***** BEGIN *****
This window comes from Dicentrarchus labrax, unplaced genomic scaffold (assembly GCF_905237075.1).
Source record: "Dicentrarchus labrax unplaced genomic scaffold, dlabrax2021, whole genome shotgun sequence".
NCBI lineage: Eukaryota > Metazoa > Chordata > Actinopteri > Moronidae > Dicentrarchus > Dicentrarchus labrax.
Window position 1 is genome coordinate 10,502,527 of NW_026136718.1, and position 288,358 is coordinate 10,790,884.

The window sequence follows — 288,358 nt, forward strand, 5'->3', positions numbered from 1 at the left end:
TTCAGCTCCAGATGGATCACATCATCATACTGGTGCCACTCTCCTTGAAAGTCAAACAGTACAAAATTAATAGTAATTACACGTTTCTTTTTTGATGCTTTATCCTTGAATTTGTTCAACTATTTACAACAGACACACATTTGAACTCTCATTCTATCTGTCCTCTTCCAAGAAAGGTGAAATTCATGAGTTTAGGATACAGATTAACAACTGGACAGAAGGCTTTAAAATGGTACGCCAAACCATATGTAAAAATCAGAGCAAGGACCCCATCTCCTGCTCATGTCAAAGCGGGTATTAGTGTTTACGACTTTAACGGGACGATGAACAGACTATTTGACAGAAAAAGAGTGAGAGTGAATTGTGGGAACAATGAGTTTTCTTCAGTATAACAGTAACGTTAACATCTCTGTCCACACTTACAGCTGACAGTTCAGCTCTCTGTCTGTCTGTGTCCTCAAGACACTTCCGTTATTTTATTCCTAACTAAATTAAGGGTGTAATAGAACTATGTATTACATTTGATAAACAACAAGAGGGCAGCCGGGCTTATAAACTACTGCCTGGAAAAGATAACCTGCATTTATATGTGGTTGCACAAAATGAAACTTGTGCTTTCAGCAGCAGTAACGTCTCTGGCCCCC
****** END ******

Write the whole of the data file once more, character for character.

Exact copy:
This window comes from Dicentrarchus labrax, unplaced genomic scaffold (assembly GCF_905237075.1).
Source record: "Dicentrarchus labrax unplaced genomic scaffold, dlabrax2021, whole genome shotgun sequence".
NCBI lineage: Eukaryota > Metazoa > Chordata > Actinopteri > Moronidae > Dicentrarchus > Dicentrarchus labrax.
Window position 1 is genome coordinate 10,502,527 of NW_026136718.1, and position 288,358 is coordinate 10,790,884.

The window sequence follows — 288,358 nt, forward strand, 5'->3', positions numbered from 1 at the left end:
TTCAGCTCCAGATGGATCACATCATCATACTGGTGCCACTCTCCTTGAAAGTCAAACAGTACAAAATTAATAGTAATTACACGTTTCTTTTTTGATGCTTTATCCTTGAATTTGTTCAACTATTTACAACAGACACACATTTGAACTCTCATTCTATCTGTCCTCTTCCAAGAAAGGTGAAATTCATGAGTTTAGGATACAGATTAACAACTGGACAGAAGGCTTTAAAATGGTACGCCAAACCATATGTAAAAATCAGAGCAAGGACCCCATCTCCTGCTCATGTCAAAGCGGGTATTAGTGTTTACGACTTTAACGGGACGATGAACAGACTATTTGACAGAAAAAGAGTGAGAGTGAATTGTGGGAACAATGAGTTTTCTTCAGTATAACAGTAACGTTAACATCTCTGTCCACACTTACAGCTGACAGTTCAGCTCTCTGTCTGTCTGTGTCCTCAAGACACTTCCGTTATTTTATTCCTAACTAAATTAAGGGTGTAATAGAACTATGTATTACATTTGATAAACAACAAGAGGGCAGCCGGGCTTATAAACTACTGCCTGGAAAAGATAACCTGCATTTATATGTGGTTGCACAAAATGAAACTTGTGCTTTCAGCAGCAGTAACGTCTCTGGCCCCC